New Insight Into the Neural Mechanisms of Migraine in Adolescents: Relationships With Sleep

Hadas Nahman-Averbuch PhD; Victor J. Schneider II MSc; Gregory R. Lee PhD; James L. Peugh PhD; Andrew D. Hershey MD, PhD, FAAN, FAHS; Scott W. Powers PhD, ABPP, FAHS; Massimiliano de Zambotti PhD; Robert C. Coghill PhD; Christopher D. King PhD


Headache. 2022;62(6):668-680. 

In This Article

Abstract and Introduction


Objective: This case-control study examines if measures of subjective and objective (actigraphic) sleep difficulties mediate alterations in amygdalar connectivity in adolescents with migraine compared to healthy adolescents.

Background: Adolescents with migraine have different functional connectivity of the amygdala compared to individuals without migraine. Sleep is often disturbed in adolescents with migraine, and could contribute to the alterations in functional connectivity.

Methods: Twenty adolescents with migraine and 20 healthy controls were recruited from Cincinnati Children's Hospital. Participants completed surveys about their headaches and overall sleep quality, sleep hygiene, and perceived sleep difficulties (Insomnia Severity Scale [ISI]); completed wrist-worn actigraphy; and underwent a magnetic resonance imaging scan.

Results: Adolescents with migraine differed from healthy controls only in perceived difficulty in sleep initiation and maintenance (ISI: 8.5 ± 4.7 and 4.5 ± 3.7 [mean ± standard deviation], −4.00 [95% confidence: −6.7 to −1.3], p = 0.005) and had greater functional connectivity between the amygdala and the posterior cingulate cortex, precuneus, dorsolateral prefrontal, sensorimotor, and the occipital cortexes. The differences in functional connectivity of the amygdala were not mediated by the subjective/objective sleep measures (ISI/wake minutes after sleep onset).

Conclusions: Adolescents with migraine have greater connectivity between the amygdala and areas involved in sensory, affective, and cognitive aspects of pain. These alterations may not be due to higher levels of sleep difficulties in adolescents with migraine, suggesting that both amygdala and sleep alterations may play an independent role in migraine pathophysiology. This advances the understanding of the mechanisms underlying pediatric migraine and can potentially advance migraine management.


Brain structure and function are altered in patients with migraine compared to healthy controls,[1–4] but only a few studies have examined neural alterations in youth with migraine.[5–7] These studies found alterations in the function of brain regions such as the amygdala, insula, primary somatosensory cortex (S1), and thalamus but were somewhat limited by a wide age range (including young adults) and by having participants on preventive medications. Thus, the neural mechanisms involved in migraine in adolescents remain to be fully characterized.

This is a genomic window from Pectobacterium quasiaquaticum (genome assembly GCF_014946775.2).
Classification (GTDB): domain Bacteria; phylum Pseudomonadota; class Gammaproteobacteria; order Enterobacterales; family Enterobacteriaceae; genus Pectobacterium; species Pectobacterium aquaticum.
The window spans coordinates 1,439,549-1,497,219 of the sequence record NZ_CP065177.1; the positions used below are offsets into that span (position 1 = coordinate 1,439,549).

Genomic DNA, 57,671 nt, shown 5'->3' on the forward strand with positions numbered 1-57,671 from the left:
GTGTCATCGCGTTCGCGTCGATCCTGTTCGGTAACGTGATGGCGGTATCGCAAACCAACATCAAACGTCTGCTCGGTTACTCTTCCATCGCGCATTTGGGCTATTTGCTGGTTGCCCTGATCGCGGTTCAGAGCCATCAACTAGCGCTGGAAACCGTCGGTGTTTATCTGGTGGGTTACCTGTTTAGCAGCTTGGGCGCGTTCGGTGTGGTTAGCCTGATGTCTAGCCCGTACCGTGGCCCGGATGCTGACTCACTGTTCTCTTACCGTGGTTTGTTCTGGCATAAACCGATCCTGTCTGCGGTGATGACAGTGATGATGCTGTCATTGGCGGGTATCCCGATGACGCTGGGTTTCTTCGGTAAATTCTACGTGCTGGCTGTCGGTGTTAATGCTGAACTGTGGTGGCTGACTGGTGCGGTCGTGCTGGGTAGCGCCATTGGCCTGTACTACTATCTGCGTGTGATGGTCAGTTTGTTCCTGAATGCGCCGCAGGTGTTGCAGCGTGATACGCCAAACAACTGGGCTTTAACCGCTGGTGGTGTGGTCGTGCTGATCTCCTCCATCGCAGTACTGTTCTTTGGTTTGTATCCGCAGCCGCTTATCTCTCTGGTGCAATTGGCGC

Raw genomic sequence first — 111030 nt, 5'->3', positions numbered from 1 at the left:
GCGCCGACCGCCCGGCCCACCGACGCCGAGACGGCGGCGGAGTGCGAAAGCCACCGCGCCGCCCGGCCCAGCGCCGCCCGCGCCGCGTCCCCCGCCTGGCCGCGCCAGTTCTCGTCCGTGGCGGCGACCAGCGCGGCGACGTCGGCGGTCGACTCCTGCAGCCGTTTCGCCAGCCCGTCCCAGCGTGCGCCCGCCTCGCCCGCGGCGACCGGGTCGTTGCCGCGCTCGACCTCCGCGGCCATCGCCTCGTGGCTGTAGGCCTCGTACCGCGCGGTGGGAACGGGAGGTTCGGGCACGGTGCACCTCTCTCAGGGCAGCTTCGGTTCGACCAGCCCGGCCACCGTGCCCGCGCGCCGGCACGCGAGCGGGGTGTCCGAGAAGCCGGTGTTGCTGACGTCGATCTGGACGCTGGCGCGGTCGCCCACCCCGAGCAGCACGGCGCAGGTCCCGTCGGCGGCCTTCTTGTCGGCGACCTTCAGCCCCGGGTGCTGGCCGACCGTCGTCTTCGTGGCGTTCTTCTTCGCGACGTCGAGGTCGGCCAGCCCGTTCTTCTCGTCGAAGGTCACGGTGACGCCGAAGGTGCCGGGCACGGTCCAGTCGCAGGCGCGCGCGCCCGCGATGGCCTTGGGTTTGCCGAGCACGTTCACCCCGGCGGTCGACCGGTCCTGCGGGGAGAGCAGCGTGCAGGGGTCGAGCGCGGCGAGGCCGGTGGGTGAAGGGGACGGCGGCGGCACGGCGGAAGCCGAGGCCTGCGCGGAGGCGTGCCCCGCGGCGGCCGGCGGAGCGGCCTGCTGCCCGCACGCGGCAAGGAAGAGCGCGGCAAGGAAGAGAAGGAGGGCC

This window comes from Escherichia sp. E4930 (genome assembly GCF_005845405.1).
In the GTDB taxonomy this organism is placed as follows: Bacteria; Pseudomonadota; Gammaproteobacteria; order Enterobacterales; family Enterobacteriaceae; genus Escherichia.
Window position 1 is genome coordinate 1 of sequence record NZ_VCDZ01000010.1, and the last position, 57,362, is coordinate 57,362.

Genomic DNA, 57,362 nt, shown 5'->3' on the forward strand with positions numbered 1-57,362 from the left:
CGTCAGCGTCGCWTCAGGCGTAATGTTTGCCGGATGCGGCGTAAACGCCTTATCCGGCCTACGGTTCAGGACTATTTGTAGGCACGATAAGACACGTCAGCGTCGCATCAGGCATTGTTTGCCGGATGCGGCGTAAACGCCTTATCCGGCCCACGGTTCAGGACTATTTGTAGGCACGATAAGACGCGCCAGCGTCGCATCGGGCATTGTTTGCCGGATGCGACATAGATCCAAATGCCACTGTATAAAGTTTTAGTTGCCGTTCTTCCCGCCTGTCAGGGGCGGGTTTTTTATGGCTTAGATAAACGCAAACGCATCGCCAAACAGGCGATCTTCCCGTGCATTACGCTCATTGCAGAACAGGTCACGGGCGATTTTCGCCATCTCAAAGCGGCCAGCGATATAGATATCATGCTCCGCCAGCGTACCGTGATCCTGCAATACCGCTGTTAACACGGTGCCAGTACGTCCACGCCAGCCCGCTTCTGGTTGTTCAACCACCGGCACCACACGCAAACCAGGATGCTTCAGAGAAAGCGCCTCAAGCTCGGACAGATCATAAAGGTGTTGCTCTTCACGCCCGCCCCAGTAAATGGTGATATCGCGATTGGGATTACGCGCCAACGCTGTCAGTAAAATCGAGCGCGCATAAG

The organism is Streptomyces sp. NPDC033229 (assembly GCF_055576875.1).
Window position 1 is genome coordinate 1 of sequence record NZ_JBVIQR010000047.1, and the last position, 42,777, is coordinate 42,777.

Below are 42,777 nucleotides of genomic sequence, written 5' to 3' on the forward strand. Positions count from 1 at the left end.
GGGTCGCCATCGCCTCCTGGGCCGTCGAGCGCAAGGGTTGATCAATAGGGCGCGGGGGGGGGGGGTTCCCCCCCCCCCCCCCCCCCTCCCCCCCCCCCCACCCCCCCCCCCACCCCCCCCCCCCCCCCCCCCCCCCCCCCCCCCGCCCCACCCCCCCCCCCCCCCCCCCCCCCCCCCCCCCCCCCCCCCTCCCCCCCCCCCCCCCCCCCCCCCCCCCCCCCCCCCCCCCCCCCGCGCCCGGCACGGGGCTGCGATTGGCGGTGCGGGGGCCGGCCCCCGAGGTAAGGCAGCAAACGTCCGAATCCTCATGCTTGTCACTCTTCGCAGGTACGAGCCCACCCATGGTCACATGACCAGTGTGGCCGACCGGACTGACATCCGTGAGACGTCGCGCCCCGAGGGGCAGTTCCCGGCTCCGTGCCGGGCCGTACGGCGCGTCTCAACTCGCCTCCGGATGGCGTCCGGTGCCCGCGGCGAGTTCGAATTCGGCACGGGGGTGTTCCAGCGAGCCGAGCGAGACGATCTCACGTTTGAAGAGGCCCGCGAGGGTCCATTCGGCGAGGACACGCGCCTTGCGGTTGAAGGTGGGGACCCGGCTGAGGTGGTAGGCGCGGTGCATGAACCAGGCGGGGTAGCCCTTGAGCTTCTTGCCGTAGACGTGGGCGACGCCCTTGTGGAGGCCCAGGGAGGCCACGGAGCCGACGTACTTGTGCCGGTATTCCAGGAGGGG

One factor that has frequently been associated with elevated pain in adolescents is sleep.[8–11] In adolescents, sleep is a particularly important variable because it is often short and poorly timed.[12,13] In pediatric patients with migraine, disturbed sleep (e.g., short sleep duration, poorer sleep quality) is often associated with greater headache frequency and disability.[14,15] However, the extent to which and the neurobiological mechanisms by which sleep disruption exacerbates pain in people with migraine remain almost wholly unexplored.

The amygdala is one brain region that has been implicated in nociceptive processing,[16,17] migraine pathophysiology,[18–20] and sleep disturbance.[21–24] In adult patients with migraine, amygdalar functional connectivity with the whole brain is related to the severity of sleep disturbances (measured as categorical four-grade sleep disturbance scale ranging from normal to serious sleep disturbance).[25] Thus, the impact of disrupted sleep on amygdalar connectivity might shape the alterations in amygdalar connectivity between patients with migraine and healthy controls.

The current study aims were to (1) evaluate subjective and objective (actigraphic) sleep in adolescents with and without migraine, (2) evaluate resting-state functional connectivity of the amygdala in adolescents with and without migraine, and (3) determine whether measures of subjective and objective sleep mediate differences in amygdalar connectivity. We hypothesized that adolescents with migraine would report greater subjective and objective sleep disruption and would have alterations in resting-state functional connectivity of the amygdala compared to controls. Additionally, we hypothesized that sleep disruption would mediate the differences between the groups in amygdalar connectivity.